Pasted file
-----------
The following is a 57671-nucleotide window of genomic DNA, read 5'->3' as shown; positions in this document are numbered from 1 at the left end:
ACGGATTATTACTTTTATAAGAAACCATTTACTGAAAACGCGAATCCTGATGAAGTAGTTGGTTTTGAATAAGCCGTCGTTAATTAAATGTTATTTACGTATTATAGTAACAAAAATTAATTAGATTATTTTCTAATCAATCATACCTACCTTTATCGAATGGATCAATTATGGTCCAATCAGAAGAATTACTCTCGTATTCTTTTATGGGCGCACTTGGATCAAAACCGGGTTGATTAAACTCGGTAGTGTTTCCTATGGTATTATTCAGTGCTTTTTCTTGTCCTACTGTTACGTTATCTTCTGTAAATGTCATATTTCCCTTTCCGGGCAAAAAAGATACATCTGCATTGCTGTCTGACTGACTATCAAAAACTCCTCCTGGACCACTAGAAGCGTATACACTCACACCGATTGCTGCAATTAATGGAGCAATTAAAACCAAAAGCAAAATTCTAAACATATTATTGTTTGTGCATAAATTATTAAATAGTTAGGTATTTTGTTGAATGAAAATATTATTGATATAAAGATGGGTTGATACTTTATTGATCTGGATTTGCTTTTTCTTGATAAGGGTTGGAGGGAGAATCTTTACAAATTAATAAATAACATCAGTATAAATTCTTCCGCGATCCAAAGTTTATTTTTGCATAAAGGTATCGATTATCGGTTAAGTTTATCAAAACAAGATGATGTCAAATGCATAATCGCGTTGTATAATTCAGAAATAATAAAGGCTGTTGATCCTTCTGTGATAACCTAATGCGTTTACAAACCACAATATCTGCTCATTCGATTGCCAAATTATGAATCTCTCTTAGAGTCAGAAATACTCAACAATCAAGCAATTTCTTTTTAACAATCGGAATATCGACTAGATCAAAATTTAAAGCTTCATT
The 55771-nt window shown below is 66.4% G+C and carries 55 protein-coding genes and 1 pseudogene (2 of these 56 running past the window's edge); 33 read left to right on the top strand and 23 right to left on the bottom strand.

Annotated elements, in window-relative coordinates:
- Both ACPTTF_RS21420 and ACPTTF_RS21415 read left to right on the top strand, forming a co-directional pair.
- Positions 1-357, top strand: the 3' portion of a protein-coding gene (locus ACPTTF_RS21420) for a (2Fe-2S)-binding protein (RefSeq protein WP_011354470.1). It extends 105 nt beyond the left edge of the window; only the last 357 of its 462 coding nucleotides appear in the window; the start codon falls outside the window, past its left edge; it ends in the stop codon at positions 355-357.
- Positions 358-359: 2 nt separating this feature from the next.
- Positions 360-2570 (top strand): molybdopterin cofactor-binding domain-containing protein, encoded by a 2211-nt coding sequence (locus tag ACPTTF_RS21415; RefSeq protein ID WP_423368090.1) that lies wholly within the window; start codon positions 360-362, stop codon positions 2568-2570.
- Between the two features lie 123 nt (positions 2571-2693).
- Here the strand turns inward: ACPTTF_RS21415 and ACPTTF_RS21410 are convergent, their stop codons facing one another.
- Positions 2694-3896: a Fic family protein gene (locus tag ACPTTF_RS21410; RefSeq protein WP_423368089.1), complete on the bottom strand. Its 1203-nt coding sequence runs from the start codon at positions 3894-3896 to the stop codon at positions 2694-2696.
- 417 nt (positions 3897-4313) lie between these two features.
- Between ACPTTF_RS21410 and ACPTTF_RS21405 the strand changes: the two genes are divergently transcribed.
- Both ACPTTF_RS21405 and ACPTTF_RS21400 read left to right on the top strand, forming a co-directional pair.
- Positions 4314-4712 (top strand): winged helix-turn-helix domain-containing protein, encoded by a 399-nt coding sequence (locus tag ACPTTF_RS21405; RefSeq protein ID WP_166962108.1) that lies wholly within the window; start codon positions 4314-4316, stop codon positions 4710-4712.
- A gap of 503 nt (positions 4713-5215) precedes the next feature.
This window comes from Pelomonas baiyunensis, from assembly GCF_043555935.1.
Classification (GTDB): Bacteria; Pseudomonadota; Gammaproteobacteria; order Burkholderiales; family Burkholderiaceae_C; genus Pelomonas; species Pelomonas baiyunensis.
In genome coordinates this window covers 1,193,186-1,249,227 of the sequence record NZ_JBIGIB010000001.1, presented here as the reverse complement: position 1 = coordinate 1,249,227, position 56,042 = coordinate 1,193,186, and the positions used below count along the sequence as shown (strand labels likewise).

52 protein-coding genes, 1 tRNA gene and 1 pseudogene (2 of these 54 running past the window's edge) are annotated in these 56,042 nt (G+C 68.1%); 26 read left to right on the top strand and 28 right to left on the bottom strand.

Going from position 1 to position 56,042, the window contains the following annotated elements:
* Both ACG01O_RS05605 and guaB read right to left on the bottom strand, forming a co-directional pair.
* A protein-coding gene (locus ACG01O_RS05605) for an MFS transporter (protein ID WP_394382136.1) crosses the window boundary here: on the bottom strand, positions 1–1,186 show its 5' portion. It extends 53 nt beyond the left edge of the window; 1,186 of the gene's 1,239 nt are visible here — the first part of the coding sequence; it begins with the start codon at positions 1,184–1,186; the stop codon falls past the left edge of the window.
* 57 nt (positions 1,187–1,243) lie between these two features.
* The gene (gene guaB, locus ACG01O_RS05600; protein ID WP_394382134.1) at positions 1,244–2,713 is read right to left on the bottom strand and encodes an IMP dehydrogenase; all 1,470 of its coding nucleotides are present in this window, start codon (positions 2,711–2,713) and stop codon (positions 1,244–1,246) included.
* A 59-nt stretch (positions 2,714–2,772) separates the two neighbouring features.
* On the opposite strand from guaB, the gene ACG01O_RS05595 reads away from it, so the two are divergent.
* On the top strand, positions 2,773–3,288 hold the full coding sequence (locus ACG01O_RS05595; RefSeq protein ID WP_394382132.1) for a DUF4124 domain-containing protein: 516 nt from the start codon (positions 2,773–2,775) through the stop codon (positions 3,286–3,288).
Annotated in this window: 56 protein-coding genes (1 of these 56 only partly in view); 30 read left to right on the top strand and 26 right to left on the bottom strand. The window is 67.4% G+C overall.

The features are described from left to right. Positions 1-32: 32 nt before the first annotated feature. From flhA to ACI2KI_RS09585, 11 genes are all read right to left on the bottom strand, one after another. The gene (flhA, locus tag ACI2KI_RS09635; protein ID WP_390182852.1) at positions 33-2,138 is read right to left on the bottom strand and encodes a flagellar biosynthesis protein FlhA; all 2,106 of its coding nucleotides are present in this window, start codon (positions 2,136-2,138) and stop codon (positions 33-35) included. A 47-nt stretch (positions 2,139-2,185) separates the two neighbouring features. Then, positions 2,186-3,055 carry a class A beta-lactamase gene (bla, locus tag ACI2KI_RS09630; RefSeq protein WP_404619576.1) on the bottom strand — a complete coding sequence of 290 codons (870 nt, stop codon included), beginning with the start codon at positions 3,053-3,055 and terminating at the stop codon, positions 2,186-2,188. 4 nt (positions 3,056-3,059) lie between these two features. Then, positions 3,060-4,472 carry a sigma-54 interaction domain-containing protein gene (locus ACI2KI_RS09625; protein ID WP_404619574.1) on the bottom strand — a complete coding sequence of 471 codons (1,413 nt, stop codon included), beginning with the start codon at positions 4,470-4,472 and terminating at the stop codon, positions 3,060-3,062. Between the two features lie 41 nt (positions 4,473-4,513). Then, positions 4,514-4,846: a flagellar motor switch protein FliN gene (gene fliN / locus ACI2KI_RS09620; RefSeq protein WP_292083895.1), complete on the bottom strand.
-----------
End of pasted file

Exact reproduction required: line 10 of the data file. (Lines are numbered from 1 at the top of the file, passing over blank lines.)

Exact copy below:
- Here the strand turns inward: ACPTTF_RS21415 and ACPTTF_RS21410 are convergent, their stop codons facing one another.